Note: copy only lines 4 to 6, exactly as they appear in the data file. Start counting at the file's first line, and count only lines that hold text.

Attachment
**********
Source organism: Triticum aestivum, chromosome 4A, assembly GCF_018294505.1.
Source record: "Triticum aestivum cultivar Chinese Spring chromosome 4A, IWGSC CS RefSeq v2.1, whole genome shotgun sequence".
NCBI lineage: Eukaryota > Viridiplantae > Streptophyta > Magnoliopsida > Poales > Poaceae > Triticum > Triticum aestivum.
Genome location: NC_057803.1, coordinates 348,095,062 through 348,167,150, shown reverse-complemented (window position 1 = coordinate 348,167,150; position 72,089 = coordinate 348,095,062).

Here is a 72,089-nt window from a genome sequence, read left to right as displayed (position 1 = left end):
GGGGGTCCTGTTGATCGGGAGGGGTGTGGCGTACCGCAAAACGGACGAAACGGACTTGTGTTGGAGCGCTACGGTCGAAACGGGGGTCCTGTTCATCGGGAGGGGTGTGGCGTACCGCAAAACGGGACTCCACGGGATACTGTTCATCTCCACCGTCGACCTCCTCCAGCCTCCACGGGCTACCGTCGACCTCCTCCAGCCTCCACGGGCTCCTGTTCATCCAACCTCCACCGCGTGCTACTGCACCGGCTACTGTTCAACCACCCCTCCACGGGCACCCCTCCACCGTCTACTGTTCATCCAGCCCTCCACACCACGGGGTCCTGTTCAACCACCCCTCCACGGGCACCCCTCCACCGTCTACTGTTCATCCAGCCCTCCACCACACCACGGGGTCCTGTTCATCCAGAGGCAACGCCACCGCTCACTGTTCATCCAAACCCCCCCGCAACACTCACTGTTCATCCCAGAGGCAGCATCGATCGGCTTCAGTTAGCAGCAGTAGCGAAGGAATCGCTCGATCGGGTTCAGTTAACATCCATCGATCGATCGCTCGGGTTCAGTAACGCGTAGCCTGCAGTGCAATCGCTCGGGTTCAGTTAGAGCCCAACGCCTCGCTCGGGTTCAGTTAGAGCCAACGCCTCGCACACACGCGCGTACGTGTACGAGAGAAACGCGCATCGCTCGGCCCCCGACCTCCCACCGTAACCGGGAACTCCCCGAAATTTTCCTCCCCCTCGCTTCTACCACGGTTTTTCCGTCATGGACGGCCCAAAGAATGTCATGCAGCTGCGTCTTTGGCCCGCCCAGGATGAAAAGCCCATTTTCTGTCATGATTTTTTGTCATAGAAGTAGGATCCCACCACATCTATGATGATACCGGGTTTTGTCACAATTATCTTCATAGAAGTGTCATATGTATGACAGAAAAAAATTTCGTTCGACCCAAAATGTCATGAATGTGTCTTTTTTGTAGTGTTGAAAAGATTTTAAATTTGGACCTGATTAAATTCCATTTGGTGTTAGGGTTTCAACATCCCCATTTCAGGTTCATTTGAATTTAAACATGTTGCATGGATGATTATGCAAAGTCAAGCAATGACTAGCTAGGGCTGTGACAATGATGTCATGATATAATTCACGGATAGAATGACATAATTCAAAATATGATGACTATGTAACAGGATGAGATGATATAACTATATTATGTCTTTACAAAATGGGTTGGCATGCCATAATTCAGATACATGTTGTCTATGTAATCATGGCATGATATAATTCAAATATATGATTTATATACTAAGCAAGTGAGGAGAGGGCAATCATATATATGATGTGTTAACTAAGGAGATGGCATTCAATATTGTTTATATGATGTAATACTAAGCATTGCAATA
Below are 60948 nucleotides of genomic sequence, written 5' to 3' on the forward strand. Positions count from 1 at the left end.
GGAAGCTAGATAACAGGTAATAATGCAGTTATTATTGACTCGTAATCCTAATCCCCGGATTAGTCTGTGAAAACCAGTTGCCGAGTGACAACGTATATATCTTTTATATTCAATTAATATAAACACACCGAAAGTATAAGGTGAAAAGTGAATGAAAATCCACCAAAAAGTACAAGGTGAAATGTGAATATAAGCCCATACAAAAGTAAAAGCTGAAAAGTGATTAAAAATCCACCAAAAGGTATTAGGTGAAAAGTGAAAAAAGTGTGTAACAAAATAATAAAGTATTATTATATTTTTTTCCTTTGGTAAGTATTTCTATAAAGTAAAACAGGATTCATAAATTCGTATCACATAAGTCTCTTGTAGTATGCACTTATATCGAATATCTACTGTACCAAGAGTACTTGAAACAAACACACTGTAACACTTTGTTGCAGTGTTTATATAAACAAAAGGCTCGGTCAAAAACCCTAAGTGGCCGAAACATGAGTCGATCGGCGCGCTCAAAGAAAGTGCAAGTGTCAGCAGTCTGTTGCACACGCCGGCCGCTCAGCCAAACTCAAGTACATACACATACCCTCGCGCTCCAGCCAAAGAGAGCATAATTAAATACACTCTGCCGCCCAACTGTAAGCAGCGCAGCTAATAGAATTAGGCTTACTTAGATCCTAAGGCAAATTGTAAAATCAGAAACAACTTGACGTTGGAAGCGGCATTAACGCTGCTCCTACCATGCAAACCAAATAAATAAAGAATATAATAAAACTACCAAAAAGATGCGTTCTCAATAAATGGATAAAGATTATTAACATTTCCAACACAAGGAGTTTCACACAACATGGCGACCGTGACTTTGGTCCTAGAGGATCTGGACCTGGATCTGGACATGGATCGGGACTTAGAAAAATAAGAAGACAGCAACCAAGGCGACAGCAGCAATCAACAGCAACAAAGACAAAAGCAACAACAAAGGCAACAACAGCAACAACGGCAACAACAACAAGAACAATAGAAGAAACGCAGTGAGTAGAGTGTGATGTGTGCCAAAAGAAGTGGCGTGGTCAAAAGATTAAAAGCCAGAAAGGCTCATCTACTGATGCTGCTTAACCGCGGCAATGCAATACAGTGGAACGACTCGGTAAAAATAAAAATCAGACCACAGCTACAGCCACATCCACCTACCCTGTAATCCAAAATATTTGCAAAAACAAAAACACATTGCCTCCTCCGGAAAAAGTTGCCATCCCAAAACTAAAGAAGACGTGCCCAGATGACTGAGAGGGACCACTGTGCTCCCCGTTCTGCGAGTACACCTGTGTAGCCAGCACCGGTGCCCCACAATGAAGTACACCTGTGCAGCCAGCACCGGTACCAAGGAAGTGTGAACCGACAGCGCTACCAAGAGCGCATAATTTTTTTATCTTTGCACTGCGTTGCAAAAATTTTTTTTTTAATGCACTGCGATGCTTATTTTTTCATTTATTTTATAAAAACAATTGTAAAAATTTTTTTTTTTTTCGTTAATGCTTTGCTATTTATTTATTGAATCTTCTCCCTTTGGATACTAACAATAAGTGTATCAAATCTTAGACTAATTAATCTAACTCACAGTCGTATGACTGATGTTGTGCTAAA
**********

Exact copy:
Genome location: NC_057803.1, coordinates 348,095,062 through 348,167,150, shown reverse-complemented (window position 1 = coordinate 348,167,150; position 72,089 = coordinate 348,095,062).

Here is a 72,089-nt window from a genome sequence, read left to right as displayed (position 1 = left end):
GGGGGTCCTGTTGATCGGGAGGGGTGTGGCGTACCGCAAAACGGACGAAACGGACTTGTGTTGGAGCGCTACGGTCGAAACGGGGGTCCTGTTCATCGGGAGGGGTGTGGCGTACCGCAAAACGGGACTCCACGGGATACTGTTCATCTCCACCGTCGACCTCCTCCAGCCTCCACGGGCTACCGTCGACCTCCTCCAGCCTCCACGGGCTCCTGTTCATCCAACCTCCACCGCGTGCTACTGCACCGGCTACTGTTCAACCACCCCTCCACGGGCACCCCTCCACCGTCTACTGTTCATCCAGCCCTCCACACCACGGGGTCCTGTTCAACCACCCCTCCACGGGCACCCCTCCACCGTCTACTGTTCATCCAGCCCTCCACCACACCACGGGGTCCTGTTCATCCAGAGGCAACGCCACCGCTCACTGTTCATCCAAACCCCCCCGCAACACTCACTGTTCATCCCAGAGGCAGCATCGATCGGCTTCAGTTAGCAGCAGTAGCGAAGGAATCGCTCGATCGGGTTCAGTTAACATCCATCGATCGATCGCTCGGGTTCAGTAACGCGTAGCCTGCAGTGCAATCGCTCGGGTTCAGTTAGAGCCCAACGCCTCGCTCGGGTTCAGTTAGAGCCAACGCCTCGCACACACGCGCGTACGTGTACGAGAGAAACGCGCATCGCTCGGCCCCCGACCTCCCACCGTAACCGGGAACTCCCCGAAATTTTCCTCCCCCTCGCTTCTACCACGGTTTTTCCGTCATGGACGGCCCAAAGAATGTCATGCAGCTGCGTCTTTGGCCCGCCCAGGATGAAAAGCCCATTTTCTGTCATGATTTTTTGTCATAGAAGTAGGATCCCACCACATCTATGATGATACCGGGTTTTGTCACAATTATCTTCATAGAAGTGTCATATGTATGACAGAAAAAAATTTCGTTCGACCCAAAATGTCATGAATGTGTCTTTTTTGTAGTGTTGAAAAGATTTTAAATTTGGACCTGATTAAATTCCATTTGGTGTTAGGGTTTCAACATCCCCATTTCAGGTTCATTTGAATTTAAACATGTTGCATGGATGATTATGCAAAGTCAAGCAATGACTAGCTAGGGCTGTGACAATGATGTCATGATATAATTCACGGATAGAATGACATAATTCAAAATATGATGACTATGTAACAGGATGAGATGATATAACTATATTATGTCTTTACAAAATGGGTTGGCATGCCATAATTCAGATACATGTTGTCTATGTAATCATGGCATGATATAATTCAAATATATGATTTATATACTAAGCAAGTGAGGAGAGGGCAATCATATATATGATGTGTTAACTAAGGAGATGGCATTCAATATTGTTTATATGATGTAATACTAAGCATTGCAATA